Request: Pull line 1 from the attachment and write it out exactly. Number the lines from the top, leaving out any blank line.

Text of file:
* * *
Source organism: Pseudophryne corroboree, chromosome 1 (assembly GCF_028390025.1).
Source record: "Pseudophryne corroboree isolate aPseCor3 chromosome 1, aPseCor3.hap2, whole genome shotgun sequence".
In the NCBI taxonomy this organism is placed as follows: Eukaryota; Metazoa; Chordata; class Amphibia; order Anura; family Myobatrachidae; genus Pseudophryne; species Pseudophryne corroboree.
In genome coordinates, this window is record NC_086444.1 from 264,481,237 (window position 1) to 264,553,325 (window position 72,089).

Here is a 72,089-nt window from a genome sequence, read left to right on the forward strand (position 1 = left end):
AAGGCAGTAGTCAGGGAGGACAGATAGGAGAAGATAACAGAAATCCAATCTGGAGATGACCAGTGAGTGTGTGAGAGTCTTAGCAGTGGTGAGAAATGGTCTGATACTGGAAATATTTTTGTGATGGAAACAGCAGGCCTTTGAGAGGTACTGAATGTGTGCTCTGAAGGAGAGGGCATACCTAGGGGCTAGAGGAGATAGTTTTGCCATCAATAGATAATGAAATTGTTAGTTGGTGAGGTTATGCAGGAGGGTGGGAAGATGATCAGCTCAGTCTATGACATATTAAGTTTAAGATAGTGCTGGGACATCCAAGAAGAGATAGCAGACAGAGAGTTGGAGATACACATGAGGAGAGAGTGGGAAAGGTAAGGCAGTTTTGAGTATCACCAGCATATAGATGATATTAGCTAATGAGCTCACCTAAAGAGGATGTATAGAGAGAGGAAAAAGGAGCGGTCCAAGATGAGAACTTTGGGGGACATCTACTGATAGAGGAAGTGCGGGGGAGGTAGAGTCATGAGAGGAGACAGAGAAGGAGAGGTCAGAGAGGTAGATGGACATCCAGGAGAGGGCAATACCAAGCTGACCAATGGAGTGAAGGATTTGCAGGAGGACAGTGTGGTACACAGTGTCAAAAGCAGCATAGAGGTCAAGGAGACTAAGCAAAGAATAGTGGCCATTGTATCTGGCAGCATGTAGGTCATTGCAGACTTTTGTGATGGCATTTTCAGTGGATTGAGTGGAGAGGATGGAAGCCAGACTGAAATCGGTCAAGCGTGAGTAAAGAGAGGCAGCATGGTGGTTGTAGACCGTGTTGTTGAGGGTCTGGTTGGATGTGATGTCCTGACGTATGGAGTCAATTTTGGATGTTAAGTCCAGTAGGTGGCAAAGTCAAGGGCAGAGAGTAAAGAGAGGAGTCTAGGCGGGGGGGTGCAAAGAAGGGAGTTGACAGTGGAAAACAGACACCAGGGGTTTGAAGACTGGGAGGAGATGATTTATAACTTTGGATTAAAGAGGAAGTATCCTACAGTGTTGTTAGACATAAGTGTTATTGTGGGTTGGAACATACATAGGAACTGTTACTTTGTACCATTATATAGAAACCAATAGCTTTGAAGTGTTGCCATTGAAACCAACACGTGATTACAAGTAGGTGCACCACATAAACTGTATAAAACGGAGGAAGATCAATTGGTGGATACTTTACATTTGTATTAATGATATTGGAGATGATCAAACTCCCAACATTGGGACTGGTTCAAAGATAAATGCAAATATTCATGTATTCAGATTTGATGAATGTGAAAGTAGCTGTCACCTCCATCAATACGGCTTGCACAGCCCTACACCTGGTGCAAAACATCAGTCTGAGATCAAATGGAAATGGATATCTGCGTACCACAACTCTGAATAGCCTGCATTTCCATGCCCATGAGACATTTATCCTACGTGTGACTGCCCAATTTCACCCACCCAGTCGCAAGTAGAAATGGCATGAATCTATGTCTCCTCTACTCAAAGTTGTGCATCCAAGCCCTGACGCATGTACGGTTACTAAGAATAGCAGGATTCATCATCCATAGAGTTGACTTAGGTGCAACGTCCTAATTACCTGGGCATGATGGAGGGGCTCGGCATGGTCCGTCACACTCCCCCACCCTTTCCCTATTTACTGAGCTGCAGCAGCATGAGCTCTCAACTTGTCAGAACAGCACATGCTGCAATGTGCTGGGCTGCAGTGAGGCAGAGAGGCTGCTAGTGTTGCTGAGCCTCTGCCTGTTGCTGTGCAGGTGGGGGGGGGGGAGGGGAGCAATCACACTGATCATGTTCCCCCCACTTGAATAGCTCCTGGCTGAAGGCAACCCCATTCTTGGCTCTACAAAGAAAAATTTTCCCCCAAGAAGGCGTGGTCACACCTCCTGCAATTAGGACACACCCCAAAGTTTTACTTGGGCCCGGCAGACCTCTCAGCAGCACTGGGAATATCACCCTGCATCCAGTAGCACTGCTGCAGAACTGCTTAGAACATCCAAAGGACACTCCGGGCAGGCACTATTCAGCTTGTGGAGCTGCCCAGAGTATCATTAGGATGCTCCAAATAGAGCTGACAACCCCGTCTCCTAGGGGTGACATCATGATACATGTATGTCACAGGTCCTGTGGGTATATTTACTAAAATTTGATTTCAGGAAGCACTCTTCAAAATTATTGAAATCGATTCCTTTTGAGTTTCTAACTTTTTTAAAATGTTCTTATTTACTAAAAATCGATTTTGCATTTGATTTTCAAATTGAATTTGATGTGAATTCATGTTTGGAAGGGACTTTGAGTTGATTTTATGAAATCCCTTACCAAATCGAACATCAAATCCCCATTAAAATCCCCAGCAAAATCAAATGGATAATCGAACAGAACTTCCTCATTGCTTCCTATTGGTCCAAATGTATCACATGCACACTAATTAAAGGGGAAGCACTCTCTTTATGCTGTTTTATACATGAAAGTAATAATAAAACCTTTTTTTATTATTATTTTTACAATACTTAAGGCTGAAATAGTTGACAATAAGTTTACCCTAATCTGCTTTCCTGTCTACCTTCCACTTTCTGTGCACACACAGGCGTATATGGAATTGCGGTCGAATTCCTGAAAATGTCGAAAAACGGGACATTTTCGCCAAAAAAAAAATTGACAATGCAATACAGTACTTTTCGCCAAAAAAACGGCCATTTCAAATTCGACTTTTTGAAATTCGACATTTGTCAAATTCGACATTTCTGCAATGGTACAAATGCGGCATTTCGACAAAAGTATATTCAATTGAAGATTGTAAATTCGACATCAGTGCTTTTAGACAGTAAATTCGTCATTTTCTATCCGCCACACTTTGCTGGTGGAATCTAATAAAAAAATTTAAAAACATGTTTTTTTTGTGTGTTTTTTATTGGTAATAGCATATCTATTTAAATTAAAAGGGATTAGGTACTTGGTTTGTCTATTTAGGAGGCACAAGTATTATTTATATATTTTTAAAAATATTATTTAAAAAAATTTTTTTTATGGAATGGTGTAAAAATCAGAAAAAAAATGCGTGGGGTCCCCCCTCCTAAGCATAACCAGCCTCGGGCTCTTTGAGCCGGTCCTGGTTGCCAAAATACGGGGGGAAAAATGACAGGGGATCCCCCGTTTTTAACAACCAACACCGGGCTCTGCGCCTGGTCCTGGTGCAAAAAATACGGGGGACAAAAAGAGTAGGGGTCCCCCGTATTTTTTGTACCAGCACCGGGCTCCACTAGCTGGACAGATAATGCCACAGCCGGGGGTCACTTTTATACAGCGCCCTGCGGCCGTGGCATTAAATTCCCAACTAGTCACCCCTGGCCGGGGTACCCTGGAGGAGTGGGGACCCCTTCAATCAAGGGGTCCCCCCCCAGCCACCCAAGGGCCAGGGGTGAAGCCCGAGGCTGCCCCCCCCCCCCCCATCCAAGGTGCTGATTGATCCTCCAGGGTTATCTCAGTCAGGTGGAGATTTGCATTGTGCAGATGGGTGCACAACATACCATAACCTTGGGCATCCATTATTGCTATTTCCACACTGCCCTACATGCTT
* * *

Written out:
Source organism: Pseudophryne corroboree, chromosome 1 (assembly GCF_028390025.1).